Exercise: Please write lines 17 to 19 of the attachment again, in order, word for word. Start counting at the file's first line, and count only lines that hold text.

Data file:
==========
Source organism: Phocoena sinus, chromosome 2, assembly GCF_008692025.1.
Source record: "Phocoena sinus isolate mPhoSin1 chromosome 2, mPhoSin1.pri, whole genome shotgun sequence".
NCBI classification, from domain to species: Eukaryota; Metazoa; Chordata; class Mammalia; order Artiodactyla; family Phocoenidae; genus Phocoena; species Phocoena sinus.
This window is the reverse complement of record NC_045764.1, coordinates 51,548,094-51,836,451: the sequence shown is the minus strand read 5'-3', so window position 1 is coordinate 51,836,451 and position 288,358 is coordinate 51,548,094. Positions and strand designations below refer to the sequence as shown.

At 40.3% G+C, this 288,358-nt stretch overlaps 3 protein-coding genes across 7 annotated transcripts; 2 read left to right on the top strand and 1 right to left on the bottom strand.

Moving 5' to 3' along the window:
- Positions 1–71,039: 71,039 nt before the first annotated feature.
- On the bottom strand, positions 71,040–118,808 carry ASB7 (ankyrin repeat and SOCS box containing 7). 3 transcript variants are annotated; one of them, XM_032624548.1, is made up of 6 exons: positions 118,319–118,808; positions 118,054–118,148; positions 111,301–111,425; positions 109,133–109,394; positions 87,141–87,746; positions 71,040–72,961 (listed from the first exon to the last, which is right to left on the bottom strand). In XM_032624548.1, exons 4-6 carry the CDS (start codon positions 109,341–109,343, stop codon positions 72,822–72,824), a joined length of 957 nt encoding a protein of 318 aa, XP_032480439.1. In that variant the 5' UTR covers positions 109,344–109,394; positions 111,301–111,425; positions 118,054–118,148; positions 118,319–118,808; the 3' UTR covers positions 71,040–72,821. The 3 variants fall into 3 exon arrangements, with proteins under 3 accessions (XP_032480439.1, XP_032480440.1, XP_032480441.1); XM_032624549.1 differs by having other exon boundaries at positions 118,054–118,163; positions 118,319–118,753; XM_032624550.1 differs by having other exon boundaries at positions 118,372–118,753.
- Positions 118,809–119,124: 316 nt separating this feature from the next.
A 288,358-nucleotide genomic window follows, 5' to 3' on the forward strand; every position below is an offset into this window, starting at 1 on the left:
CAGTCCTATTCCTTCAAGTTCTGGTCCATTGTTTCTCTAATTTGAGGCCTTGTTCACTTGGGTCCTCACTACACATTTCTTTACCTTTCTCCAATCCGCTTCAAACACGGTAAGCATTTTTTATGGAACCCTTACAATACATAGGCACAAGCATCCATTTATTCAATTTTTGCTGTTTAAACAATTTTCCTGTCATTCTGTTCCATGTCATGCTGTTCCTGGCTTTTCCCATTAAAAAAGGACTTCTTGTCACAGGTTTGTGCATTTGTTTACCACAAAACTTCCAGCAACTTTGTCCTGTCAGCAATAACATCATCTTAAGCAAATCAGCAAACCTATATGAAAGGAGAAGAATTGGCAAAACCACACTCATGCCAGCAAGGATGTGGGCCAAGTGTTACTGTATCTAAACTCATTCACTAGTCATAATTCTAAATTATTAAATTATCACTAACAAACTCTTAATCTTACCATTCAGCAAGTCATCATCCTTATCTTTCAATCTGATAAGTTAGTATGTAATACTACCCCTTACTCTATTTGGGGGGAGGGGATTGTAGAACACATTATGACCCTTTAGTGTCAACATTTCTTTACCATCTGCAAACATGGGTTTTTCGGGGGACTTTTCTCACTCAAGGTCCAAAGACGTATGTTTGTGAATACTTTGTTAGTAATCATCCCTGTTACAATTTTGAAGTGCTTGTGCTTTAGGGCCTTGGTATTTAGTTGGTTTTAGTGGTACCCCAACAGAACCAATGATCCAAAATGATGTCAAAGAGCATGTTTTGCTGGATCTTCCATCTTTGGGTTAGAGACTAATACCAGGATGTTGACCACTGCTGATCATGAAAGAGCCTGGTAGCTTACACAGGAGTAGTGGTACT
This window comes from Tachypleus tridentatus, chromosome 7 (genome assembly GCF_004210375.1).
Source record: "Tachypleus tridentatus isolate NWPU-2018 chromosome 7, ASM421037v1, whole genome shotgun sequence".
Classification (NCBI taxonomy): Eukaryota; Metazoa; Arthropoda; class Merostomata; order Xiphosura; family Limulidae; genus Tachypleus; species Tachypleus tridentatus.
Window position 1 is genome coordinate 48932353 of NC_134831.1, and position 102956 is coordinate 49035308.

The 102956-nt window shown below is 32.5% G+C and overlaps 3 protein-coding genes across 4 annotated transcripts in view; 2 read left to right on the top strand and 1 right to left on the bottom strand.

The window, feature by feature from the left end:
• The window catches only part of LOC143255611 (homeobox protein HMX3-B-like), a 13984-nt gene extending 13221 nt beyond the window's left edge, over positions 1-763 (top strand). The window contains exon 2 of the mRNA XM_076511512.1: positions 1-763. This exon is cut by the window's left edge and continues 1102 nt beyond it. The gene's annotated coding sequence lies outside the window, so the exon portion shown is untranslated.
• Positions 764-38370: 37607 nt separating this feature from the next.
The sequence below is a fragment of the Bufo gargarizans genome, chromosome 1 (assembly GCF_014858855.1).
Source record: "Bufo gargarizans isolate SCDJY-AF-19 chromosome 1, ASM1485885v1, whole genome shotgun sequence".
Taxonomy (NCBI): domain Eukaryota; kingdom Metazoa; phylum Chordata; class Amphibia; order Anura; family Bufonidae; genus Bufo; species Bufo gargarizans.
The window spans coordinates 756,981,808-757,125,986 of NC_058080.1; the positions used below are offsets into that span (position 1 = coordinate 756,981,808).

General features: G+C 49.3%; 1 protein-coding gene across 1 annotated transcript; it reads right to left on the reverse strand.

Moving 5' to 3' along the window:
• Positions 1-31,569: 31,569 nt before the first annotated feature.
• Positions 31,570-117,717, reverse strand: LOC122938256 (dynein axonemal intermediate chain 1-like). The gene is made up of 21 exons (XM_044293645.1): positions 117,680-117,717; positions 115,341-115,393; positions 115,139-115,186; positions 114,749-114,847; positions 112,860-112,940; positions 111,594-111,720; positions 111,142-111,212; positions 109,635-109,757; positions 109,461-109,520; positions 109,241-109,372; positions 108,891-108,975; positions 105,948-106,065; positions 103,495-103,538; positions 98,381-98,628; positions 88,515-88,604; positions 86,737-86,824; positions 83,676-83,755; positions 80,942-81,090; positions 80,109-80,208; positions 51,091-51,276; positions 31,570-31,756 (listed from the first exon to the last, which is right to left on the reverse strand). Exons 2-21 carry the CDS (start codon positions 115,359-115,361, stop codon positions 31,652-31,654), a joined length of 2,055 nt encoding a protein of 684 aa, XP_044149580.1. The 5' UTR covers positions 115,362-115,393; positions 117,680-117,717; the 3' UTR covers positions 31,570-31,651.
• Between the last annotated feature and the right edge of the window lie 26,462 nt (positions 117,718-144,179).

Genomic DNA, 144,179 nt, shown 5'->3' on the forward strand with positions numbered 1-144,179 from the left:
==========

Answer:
The window, feature by feature from the left end:
• The window catches only part of LOC143255611 (homeobox protein HMX3-B-like), a 13984-nt gene extending 13221 nt beyond the window's left edge, over positions 1-763 (top strand). The window contains exon 2 of the mRNA XM_076511512.1: positions 1-763. This exon is cut by the window's left edge and continues 1102 nt beyond it. The gene's annotated coding sequence lies outside the window, so the exon portion shown is untranslated.
• Positions 764-38370: 37607 nt separating this feature from the next.